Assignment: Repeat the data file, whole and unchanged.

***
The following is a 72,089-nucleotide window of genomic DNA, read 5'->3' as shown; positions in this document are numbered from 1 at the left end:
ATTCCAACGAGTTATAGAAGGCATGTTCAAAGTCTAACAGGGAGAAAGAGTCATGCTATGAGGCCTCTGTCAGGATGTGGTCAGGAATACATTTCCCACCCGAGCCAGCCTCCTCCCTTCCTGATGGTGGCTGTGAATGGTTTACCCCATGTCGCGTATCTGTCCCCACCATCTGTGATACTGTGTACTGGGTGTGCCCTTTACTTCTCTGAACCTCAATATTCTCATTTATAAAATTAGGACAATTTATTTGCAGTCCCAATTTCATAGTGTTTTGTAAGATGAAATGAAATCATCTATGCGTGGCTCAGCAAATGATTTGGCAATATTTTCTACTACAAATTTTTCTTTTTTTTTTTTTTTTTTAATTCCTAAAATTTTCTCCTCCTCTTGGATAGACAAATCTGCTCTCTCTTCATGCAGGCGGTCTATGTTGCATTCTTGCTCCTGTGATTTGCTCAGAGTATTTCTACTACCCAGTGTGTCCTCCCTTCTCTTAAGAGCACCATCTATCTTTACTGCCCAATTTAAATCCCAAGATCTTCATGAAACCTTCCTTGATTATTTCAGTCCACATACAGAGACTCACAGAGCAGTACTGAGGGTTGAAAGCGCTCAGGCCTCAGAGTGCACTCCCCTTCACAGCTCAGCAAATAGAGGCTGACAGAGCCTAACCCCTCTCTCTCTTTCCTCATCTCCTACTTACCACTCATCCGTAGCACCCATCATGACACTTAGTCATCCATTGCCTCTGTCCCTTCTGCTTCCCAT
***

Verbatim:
The following is a 72,089-nucleotide window of genomic DNA, read 5'->3' as shown; positions in this document are numbered from 1 at the left end:
ATTCCAACGAGTTATAGAAGGCATGTTCAAAGTCTAACAGGGAGAAAGAGTCATGCTATGAGGCCTCTGTCAGGATGTGGTCAGGAATACATTTCCCACCCGAGCCAGCCTCCTCCCTTCCTGATGGTGGCTGTGAATGGTTTACCCCATGTCGCGTATCTGTCCCCACCATCTGTGATACTGTGTACTGGGTGTGCCCTTTACTTCTCTGAACCTCAATATTCTCATTTATAAAATTAGGACAATTTATTTGCAGTCCCAATTTCATAGTGTTTTGTAAGATGAAATGAAATCATCTATGCGTGGCTCAGCAAATGATTTGGCAATATTTTCTACTACAAATTTTTCTTTTTTTTTTTTTTTTTTAATTCCTAAAATTTTCTCCTCCTCTTGGATAGACAAATCTGCTCTCTCTTCATGCAGGCGGTCTATGTTGCATTCTTGCTCCTGTGATTTGCTCAGAGTATTTCTACTACCCAGTGTGTCCTCCCTTCTCTTAAGAGCACCATCTATCTTTACTGCCCAATTTAAATCCCAAGATCTTCATGAAACCTTCCTTGATTATTTCAGTCCACATACAGAGACTCACAGAGCAGTACTGAGGGTTGAAAGCGCTCAGGCCTCAGAGTGCACTCCCCTTCACAGCTCAGCAAATAGAGGCTGACAGAGCCTAACCCCTCTCTCTCTTTCCTCATCTCCTACTTACCACTCATCCGTAGCACCCATCATGACACTTAGTCATCCATTGCCTCTGTCCCTTCTGCTTCCCAT